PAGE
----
Dunkin’ targets illegals: Sues West Concord franchisee

…“knowingly and purposefully breached” its franchise agreement by “violating” federal immigration and employment laws at its shop. The suit said owners “knowingly accepted false identification documents” for hiring purposes. Dunkin’ also said the company failed to keep up its franchise fees, or the percentage of the shop’s total gross sales.

The Boston Globe`
April 14, 2007

Dunkin’ targets illegals: Sues West Concord franchisee
Jay Fitzgerald

Dunkin’ Donuts appears to be cracking down on undocumented immigrants working at its franchises, and is accusing one franchisee in West Concord of not complying with laws.

The giant Canton-based donut and coffee chain earlier this week filed a lawsuit against a lone franchisee, West Concord Donuts Inc., claiming it had hired undocumented workers at its Dunkin’ outlet.

The suit also says the owners of the franchise at 1191 Main St. in West Concord didn’t keep up with promised licensing fees. The company, via its franchise units, is seeking to yank its franchise agreement with West Concord Donuts Inc., according to the suit.

An owner of the West Concord Dunkin’ Donuts outlet declined comment and referred questions to the main corporation.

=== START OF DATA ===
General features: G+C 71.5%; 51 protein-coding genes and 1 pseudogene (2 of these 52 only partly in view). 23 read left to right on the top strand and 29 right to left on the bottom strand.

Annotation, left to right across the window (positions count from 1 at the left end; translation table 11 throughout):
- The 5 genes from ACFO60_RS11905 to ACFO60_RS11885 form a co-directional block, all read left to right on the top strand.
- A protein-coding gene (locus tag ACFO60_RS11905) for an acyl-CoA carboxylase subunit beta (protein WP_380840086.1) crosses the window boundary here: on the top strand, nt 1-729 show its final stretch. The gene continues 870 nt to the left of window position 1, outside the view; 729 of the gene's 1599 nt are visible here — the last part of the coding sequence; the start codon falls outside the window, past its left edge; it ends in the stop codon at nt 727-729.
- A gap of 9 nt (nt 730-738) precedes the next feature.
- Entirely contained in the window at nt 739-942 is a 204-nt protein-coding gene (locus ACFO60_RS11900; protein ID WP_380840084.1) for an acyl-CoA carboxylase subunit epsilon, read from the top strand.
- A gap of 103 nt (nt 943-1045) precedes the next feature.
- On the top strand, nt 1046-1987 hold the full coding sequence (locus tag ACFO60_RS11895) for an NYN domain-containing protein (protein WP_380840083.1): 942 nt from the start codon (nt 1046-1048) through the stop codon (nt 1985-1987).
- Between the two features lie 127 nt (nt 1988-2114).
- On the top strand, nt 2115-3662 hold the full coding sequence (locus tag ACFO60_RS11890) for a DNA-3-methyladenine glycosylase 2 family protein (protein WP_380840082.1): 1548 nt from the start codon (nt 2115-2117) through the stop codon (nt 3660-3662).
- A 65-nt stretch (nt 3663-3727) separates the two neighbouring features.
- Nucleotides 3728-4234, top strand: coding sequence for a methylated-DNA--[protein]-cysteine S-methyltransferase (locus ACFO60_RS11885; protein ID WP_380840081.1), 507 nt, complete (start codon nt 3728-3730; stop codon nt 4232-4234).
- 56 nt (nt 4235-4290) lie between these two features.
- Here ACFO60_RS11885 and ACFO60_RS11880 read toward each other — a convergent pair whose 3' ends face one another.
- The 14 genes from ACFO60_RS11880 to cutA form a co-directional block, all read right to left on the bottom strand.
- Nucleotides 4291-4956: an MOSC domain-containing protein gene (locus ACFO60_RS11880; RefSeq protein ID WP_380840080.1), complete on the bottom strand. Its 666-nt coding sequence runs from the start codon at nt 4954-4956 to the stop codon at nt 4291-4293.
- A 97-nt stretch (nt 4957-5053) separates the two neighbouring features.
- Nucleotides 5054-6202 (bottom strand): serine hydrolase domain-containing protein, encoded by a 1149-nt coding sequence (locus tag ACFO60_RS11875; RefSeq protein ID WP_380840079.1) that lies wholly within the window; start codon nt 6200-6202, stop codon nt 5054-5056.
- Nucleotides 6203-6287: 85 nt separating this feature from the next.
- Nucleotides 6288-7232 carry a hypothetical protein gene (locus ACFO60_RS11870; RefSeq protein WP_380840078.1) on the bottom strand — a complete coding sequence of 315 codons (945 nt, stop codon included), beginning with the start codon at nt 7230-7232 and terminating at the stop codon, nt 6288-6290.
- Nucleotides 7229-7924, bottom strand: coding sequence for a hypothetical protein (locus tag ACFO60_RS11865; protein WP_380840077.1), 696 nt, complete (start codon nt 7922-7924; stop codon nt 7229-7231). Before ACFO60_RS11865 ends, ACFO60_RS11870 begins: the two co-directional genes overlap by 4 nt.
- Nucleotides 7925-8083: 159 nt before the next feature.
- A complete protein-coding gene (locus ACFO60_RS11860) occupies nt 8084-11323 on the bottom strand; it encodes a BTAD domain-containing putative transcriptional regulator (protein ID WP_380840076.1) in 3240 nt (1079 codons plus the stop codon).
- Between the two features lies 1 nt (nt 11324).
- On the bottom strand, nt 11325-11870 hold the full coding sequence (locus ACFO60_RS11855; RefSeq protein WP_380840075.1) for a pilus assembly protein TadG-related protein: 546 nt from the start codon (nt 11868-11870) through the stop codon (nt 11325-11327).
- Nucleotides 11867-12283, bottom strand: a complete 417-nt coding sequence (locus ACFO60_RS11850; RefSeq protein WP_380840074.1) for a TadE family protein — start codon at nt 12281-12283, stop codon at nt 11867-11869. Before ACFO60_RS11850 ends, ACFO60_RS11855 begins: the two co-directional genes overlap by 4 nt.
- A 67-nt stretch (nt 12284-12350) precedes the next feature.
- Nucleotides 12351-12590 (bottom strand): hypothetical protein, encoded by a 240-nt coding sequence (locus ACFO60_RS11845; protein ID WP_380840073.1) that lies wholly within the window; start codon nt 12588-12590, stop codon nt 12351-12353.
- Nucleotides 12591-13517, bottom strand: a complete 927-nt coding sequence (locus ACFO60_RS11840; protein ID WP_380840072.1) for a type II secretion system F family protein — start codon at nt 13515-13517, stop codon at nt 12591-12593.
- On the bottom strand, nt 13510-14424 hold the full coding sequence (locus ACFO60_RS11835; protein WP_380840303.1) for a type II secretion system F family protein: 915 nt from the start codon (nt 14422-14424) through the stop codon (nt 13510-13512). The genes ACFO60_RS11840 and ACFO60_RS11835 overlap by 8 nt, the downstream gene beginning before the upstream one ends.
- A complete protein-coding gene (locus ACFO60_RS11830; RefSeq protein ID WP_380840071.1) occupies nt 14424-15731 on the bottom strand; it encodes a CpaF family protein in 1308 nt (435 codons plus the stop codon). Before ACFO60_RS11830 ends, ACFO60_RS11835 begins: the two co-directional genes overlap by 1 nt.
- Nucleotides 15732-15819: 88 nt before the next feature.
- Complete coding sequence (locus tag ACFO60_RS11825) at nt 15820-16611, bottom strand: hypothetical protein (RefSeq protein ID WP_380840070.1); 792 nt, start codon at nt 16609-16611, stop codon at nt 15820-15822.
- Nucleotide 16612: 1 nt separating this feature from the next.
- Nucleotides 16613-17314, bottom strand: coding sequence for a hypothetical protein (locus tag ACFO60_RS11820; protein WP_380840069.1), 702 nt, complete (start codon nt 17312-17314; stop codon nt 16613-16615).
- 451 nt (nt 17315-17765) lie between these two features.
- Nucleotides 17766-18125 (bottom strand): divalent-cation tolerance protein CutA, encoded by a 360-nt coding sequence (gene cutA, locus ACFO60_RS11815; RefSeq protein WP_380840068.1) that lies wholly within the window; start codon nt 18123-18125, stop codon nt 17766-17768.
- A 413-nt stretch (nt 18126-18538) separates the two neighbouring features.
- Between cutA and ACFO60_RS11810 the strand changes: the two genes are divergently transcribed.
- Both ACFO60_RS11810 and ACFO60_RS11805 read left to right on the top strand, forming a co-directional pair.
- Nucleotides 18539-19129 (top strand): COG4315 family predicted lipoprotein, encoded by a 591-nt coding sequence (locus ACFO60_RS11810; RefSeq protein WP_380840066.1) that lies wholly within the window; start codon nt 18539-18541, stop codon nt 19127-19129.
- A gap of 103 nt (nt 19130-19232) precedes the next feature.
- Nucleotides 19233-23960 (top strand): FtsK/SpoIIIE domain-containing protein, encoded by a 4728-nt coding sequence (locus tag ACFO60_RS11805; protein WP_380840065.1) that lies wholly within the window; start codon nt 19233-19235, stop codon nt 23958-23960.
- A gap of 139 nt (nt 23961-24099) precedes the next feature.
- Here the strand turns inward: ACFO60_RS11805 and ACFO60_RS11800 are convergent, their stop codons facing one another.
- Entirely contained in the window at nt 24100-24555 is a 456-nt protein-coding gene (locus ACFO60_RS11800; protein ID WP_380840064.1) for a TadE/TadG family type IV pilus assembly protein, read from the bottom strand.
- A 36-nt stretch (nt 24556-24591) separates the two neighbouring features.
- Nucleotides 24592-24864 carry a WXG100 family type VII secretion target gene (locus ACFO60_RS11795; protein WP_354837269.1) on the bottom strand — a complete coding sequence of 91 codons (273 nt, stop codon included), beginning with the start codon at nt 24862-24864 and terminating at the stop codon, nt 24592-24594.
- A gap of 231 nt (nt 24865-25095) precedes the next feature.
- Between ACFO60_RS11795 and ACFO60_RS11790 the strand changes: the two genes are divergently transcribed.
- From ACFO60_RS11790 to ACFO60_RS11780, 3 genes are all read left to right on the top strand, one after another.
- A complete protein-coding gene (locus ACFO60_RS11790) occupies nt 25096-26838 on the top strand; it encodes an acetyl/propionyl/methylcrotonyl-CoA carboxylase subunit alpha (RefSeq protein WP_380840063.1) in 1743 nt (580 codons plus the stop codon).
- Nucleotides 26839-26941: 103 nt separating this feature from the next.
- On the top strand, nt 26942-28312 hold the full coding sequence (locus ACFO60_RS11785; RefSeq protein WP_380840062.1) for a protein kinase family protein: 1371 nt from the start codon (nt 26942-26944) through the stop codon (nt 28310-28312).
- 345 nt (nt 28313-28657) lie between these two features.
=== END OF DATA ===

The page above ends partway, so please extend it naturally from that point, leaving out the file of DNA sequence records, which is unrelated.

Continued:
A spokesman for Dunkin’ Donuts said it doesn’t comment on pending litigation. But he said that last June, Dunkin’ agreed to voluntarily participate in the so-called “basic pilot” computer system that allows employers to verify whether workers are legally in the country and have Social Security numbers.

The federal government has been steadily clamping down on illegal immigrants working in the United States. In one of the more high-profile cases in recent years, Homeland Security agents last month raided a New Bedford apparel company, Michael Bianco Inc., and rounded up hundreds of illegal immigrants working at the facility.

In its suit, Dunkin’ says West Concord Donuts “knowingly and purposefully breached” its franchise agreement by “violating” federal immigration and employment laws at its shop. The suit said owners “knowingly accepted false identification documents” for hiring purposes.

Dunkin’ also said the company failed to keep up its franchise fees, or the percentage of the shop’s total gross sales.

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